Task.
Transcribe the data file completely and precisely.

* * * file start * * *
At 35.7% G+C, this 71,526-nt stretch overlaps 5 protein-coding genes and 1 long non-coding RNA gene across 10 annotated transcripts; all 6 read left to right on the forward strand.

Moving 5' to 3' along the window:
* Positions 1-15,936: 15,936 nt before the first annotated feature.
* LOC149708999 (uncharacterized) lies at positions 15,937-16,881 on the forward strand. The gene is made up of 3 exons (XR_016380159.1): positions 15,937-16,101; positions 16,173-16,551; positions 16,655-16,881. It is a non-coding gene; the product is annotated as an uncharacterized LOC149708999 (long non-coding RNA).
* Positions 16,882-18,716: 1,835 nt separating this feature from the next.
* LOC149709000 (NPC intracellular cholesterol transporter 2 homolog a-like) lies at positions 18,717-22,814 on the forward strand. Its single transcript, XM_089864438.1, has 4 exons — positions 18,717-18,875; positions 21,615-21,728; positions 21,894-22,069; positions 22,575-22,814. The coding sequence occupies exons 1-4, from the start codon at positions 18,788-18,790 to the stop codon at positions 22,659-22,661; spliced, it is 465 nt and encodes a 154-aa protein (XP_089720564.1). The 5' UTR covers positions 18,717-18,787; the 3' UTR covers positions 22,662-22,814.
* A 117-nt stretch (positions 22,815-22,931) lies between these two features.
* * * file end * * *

At 35.7% G+C, this 71,526-nt stretch overlaps 5 protein-coding genes and 1 long non-coding RNA gene across 10 annotated transcripts; all 6 read left to right on the forward strand.

Moving 5' to 3' along the window:
* Positions 1-15,936: 15,936 nt before the first annotated feature.
* LOC149708999 (uncharacterized) lies at positions 15,937-16,881 on the forward strand. The gene is made up of 3 exons (XR_016380159.1): positions 15,937-16,101; positions 16,173-16,551; positions 16,655-16,881. It is a non-coding gene; the product is annotated as an uncharacterized LOC149708999 (long non-coding RNA).
* Positions 16,882-18,716: 1,835 nt separating this feature from the next.
* LOC149709000 (NPC intracellular cholesterol transporter 2 homolog a-like) lies at positions 18,717-22,814 on the forward strand. Its single transcript, XM_089864438.1, has 4 exons — positions 18,717-18,875; positions 21,615-21,728; positions 21,894-22,069; positions 22,575-22,814. The coding sequence occupies exons 1-4, from the start codon at positions 18,788-18,790 to the stop codon at positions 22,659-22,661; spliced, it is 465 nt and encodes a 154-aa protein (XP_089720564.1). The 5' UTR covers positions 18,717-18,787; the 3' UTR covers positions 22,662-22,814.
* A 117-nt stretch (positions 22,815-22,931) lies between these two features.